partnership being a partnership network in itself, but a cooperation platform with legal

7
Regulation 1082/2006/EC, Preamble, paragraph (11)
8
Regulation 1082/2006/EC, Preamble, paragraph (16)
9
Regulation 1082/2006/EC, Preamble, Article 1 (2)
10
Regulation 1082/2006/EC, Preamble, Article 1 (3)-(4)
11
Johannes Maier: European Grouping of Territorial Cooperation (EGTC) – Regions‘ new instrument for
‘Cooperation beyond borders‘, 44.p.
12
Concerning the triplicated decision making procedure we can mention the case of the ”Euroregio Salzburg-
Berchtesgadener Land-Traunstein”. The difficulties in decision making were the main motivating elements of
starting an EGTC forming process in the euroregion. In. Johannes Maier: European Grouping of Territorial
Cooperation (EGTC) – Regions‘ new instrument for ‘Cooperation beyond borders‘, 26.p.
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personality can also be the leading partner in EU-fund applications. Without legal personality
the participation in Structural Fund management is nearly impossible. Under that
circumstance exclusively the Members can apply to the Funds and manage the projects and
the finances, and the cooperation platform itself is not more than just a matchmaking network.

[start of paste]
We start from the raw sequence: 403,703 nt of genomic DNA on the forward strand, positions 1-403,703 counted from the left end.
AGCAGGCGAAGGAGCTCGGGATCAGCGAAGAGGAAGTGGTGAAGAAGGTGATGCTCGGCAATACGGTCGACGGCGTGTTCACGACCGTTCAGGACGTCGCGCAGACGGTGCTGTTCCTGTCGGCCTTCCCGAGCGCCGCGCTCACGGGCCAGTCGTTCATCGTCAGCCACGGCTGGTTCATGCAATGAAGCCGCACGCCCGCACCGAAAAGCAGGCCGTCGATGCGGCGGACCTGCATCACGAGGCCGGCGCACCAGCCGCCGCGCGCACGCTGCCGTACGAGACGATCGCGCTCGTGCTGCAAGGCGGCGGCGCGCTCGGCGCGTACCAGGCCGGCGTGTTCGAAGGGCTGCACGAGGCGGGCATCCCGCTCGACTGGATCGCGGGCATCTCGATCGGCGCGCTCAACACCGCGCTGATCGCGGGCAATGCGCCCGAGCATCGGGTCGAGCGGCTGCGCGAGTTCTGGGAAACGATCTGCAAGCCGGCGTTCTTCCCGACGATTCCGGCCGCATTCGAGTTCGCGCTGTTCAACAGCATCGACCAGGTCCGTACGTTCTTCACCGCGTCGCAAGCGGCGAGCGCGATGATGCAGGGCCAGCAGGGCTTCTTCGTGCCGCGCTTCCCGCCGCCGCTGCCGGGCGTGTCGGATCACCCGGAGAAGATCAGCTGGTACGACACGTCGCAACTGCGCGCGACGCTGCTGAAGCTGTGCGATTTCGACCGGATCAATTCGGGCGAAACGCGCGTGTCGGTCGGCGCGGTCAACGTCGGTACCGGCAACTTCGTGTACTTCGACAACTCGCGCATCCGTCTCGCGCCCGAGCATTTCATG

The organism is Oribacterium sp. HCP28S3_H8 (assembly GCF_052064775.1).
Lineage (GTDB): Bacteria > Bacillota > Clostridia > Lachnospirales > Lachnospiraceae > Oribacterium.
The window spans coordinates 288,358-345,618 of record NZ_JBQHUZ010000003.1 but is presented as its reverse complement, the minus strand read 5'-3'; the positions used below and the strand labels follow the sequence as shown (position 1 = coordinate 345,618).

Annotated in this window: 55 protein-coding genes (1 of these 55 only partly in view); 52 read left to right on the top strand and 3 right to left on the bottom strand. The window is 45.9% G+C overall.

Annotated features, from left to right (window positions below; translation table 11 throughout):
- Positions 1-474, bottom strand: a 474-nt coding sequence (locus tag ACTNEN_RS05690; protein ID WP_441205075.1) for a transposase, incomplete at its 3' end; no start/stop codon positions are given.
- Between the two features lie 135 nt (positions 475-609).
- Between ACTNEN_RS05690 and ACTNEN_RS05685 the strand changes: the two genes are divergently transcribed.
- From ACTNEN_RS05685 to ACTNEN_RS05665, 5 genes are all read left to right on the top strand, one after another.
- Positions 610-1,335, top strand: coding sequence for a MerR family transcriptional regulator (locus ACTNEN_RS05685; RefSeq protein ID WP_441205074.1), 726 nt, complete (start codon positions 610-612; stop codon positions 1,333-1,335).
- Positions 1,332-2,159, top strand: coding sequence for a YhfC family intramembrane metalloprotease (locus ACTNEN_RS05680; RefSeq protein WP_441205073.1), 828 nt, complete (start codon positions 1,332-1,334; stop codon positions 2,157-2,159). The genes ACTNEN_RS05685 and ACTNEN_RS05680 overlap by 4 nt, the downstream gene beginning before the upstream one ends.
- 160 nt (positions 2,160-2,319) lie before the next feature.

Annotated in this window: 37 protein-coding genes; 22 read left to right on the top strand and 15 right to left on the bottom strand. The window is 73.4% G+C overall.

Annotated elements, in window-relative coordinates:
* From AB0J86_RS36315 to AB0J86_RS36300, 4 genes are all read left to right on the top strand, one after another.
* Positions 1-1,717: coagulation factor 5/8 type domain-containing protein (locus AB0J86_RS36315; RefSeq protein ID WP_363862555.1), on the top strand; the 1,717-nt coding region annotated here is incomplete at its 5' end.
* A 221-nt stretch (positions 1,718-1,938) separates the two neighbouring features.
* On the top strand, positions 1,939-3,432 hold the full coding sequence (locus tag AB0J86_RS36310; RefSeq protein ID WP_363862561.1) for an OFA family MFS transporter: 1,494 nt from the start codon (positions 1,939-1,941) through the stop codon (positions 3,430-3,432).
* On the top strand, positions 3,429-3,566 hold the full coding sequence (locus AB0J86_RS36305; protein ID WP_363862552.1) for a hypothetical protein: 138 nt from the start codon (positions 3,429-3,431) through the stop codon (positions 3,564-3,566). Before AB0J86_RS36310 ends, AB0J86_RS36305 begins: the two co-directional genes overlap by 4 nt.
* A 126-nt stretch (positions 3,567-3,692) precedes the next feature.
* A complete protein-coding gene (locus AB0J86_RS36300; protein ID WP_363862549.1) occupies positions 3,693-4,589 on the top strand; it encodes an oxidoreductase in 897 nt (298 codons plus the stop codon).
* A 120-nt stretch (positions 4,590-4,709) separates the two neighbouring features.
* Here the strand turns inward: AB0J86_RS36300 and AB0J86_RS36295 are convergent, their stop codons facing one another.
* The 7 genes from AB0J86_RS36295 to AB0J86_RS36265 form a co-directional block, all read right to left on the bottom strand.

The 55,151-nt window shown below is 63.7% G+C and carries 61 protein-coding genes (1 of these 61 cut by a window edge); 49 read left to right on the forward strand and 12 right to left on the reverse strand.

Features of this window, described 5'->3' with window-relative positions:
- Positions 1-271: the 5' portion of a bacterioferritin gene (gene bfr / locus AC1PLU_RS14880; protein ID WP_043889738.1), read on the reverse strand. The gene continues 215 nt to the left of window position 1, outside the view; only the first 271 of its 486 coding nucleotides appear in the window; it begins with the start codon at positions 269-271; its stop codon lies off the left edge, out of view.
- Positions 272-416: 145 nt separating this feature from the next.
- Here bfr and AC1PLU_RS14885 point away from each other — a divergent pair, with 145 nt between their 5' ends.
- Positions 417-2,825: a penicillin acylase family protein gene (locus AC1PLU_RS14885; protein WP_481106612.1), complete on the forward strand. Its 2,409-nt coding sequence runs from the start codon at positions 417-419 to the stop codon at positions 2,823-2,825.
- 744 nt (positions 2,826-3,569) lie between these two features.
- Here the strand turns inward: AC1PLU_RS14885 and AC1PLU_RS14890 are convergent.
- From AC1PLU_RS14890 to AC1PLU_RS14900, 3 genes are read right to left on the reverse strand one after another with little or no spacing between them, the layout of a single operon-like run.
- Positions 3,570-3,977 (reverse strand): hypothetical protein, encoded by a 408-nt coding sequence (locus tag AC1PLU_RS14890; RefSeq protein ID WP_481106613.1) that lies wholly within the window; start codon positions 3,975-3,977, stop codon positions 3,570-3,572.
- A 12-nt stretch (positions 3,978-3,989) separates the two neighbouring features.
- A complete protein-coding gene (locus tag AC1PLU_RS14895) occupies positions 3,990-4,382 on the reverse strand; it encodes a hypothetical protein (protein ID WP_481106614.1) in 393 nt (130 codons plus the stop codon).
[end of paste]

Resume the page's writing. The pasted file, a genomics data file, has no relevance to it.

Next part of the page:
Thirdly we should mention that without a legal personality it is unimaginable to own the
capability of legally binding and implementable decisions. Without that capacity the
implementation of decisions depends on the mutual trust and interest of Members, which is
objectionable, if the decision affects financial questions or project management. Without the
facility of judicial execution the single possibility of sanction against non-cooperating
Members or “Free Riders” is the withdrawal of cooperative actions on behalf of the other
Members which clearly results in the failure of the territorial cooperation.
And last but not least owing legal personality increases the legal certainty of cooperation
and even the trust of partners to the cooperation body.13
Concerning the personal scope of EGTC regulation, the range of possible members is
limited to public law entities. According to Article 3 (1) of the Regulation members of EGTC
can belong to the following categories: Member States, regional and/or local authorities, or